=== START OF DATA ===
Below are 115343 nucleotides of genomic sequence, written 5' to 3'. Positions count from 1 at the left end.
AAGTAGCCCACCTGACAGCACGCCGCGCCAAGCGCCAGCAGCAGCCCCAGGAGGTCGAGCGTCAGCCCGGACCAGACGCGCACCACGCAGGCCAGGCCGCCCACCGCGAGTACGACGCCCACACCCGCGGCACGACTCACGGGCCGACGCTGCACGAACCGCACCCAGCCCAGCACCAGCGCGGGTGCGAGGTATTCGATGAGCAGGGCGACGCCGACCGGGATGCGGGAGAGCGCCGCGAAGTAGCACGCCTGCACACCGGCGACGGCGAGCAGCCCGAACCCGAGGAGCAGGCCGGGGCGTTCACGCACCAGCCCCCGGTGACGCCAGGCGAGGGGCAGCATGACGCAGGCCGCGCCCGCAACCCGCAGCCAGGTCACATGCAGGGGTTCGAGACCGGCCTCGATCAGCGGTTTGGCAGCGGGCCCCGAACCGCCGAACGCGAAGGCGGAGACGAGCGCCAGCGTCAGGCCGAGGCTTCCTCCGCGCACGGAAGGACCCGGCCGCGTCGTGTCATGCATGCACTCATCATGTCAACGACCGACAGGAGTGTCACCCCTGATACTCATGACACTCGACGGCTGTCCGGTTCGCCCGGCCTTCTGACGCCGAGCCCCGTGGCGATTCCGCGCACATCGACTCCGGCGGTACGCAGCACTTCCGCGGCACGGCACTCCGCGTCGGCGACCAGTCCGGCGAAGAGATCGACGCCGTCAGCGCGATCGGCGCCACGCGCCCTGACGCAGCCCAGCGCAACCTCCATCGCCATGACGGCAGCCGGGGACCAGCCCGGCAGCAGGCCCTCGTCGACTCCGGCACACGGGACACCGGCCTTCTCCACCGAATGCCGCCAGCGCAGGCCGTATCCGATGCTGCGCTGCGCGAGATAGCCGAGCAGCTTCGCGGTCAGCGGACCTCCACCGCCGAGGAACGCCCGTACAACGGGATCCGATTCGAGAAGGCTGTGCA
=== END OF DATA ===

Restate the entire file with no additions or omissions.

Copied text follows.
Below are 115343 nucleotides of genomic sequence, written 5' to 3'. Positions count from 1 at the left end.
AAGTAGCCCACCTGACAGCACGCCGCGCCAAGCGCCAGCAGCAGCCCCAGGAGGTCGAGCGTCAGCCCGGACCAGACGCGCACCACGCAGGCCAGGCCGCCCACCGCGAGTACGACGCCCACACCCGCGGCACGACTCACGGGCCGACGCTGCACGAACCGCACCCAGCCCAGCACCAGCGCGGGTGCGAGGTATTCGATGAGCAGGGCGACGCCGACCGGGATGCGGGAGAGCGCCGCGAAGTAGCACGCCTGCACACCGGCGACGGCGAGCAGCCCGAACCCGAGGAGCAGGCCGGGGCGTTCACGCACCAGCCCCCGGTGACGCCAGGCGAGGGGCAGCATGACGCAGGCCGCGCCCGCAACCCGCAGCCAGGTCACATGCAGGGGTTCGAGACCGGCCTCGATCAGCGGTTTGGCAGCGGGCCCCGAACCGCCGAACGCGAAGGCGGAGACGAGCGCCAGCGTCAGGCCGAGGCTTCCTCCGCGCACGGAAGGACCCGGCCGCGTCGTGTCATGCATGCACTCATCATGTCAACGACCGACAGGAGTGTCACCCCTGATACTCATGACACTCGACGGCTGTCCGGTTCGCCCGGCCTTCTGACGCCGAGCCCCGTGGCGATTCCGCGCACATCGACTCCGGCGGTACGCAGCACTTCCGCGGCACGGCACTCCGCGTCGGCGACCAGTCCGGCGAAGAGATCGACGCCGTCAGCGCGATCGGCGCCACGCGCCCTGACGCAGCCCAGCGCAACCTCCATCGCCATGACGGCAGCCGGGGACCAGCCCGGCAGCAGGCCCTCGTCGACTCCGGCACACGGGACACCGGCCTTCTCCACCGAATGCCGCCAGCGCAGGCCGTATCCGATGCTGCGCTGCGCGAGATAGCCGAGCAGCTTCGCGGTCAGCGGACCTCCACCGCCGAGGAACGCCCGTACAACGGGATCCGATTCGAGAAGGCTGTGCA